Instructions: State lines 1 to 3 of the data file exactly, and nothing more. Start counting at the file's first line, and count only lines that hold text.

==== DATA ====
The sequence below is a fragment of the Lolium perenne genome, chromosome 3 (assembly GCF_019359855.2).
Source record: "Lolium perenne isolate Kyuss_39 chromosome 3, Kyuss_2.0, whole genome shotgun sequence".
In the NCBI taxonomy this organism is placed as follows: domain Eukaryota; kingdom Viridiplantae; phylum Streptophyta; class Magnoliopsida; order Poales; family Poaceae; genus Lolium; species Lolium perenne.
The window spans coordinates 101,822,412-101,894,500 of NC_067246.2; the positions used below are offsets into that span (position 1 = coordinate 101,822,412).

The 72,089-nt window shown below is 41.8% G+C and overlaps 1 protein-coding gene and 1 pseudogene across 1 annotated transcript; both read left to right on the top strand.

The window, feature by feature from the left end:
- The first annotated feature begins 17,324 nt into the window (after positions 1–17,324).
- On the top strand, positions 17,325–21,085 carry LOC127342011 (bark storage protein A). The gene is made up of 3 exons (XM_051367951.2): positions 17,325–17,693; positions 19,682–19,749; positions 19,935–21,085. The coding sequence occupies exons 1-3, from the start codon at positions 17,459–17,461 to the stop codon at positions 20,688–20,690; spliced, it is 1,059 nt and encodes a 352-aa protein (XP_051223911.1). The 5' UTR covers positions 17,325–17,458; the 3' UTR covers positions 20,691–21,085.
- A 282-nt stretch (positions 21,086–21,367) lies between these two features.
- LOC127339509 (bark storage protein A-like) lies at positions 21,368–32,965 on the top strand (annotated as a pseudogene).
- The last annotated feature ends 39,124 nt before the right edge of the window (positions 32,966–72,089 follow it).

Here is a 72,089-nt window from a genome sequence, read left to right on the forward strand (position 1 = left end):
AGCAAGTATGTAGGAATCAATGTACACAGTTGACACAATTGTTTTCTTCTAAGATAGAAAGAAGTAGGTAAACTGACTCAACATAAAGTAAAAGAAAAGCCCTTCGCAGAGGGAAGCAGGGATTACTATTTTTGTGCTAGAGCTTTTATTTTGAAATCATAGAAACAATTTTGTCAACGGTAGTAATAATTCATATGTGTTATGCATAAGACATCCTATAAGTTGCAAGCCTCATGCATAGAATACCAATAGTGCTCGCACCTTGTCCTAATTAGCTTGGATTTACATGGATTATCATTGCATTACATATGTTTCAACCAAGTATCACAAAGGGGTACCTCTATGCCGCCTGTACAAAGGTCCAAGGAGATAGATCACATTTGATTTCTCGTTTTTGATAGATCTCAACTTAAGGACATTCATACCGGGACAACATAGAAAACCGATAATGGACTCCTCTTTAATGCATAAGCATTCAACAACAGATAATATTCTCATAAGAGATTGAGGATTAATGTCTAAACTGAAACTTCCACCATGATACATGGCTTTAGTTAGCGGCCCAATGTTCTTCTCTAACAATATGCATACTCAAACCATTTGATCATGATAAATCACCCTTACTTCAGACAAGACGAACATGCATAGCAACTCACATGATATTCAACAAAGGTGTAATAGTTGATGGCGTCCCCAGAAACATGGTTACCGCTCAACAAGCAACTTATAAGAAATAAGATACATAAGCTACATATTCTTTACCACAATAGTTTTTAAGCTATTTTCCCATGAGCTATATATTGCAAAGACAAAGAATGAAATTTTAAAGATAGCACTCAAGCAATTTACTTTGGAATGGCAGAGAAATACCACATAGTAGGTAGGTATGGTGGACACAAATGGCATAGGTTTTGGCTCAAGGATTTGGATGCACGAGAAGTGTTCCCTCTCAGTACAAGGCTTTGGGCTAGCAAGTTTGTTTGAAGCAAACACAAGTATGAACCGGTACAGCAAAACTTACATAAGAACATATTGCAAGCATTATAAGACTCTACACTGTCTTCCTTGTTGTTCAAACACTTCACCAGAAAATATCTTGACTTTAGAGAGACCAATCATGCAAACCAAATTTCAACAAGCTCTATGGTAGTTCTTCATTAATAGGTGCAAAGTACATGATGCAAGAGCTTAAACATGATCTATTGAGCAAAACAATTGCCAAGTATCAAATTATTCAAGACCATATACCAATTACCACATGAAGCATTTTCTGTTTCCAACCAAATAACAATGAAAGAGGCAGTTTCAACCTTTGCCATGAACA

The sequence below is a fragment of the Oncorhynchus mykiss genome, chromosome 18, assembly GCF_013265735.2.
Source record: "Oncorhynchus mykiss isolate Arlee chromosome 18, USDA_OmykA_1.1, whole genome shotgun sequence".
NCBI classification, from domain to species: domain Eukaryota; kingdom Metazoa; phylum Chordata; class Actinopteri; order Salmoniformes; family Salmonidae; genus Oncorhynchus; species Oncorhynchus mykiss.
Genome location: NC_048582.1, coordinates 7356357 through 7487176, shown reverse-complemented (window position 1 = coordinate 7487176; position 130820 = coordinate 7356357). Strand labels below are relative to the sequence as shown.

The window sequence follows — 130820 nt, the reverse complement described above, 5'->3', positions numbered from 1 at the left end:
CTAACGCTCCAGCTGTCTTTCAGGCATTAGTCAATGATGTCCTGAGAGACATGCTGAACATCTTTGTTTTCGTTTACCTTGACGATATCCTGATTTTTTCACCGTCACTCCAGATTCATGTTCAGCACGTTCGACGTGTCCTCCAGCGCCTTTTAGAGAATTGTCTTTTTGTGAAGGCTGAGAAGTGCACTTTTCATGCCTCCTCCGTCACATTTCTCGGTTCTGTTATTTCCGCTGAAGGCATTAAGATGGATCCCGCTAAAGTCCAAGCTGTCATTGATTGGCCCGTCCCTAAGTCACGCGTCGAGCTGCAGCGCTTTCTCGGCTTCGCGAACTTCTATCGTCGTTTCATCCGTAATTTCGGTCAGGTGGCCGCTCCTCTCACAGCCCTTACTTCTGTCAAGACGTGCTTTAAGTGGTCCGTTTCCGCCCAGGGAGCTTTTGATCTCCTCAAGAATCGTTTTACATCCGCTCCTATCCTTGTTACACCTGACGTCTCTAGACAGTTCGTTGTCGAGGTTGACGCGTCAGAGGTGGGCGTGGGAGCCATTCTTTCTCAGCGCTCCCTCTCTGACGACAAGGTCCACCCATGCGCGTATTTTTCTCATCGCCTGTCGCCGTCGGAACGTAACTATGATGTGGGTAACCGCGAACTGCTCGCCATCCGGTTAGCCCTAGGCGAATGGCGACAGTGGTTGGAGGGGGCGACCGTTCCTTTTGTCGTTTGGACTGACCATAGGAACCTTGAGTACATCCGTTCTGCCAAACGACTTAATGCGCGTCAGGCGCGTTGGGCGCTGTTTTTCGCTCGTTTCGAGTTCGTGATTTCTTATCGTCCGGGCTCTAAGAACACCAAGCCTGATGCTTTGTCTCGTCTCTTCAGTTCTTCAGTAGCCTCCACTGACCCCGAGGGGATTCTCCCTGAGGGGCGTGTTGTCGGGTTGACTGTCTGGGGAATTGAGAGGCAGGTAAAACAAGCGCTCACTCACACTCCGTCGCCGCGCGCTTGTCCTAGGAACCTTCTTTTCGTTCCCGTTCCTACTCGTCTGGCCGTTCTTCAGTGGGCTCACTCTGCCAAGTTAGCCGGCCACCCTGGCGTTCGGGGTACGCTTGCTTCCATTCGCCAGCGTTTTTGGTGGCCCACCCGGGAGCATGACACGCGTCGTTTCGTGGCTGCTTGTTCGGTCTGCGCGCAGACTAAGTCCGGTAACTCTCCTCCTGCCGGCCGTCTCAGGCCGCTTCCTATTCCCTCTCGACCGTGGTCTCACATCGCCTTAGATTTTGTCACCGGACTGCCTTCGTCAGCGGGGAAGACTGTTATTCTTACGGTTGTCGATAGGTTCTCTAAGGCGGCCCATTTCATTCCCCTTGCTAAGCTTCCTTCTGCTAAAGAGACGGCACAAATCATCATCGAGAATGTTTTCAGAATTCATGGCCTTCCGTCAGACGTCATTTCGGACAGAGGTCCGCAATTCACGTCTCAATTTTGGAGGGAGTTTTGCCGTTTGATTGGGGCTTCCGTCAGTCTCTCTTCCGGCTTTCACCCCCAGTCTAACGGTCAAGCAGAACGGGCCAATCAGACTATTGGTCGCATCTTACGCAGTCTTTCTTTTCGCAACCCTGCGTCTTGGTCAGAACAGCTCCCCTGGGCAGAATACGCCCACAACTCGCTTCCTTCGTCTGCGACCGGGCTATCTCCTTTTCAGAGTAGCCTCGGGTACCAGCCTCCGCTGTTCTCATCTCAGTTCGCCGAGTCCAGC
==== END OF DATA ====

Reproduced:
The sequence below is a fragment of the Lolium perenne genome, chromosome 3 (assembly GCF_019359855.2).
Source record: "Lolium perenne isolate Kyuss_39 chromosome 3, Kyuss_2.0, whole genome shotgun sequence".
In the NCBI taxonomy this organism is placed as follows: domain Eukaryota; kingdom Viridiplantae; phylum Streptophyta; class Magnoliopsida; order Poales; family Poaceae; genus Lolium; species Lolium perenne.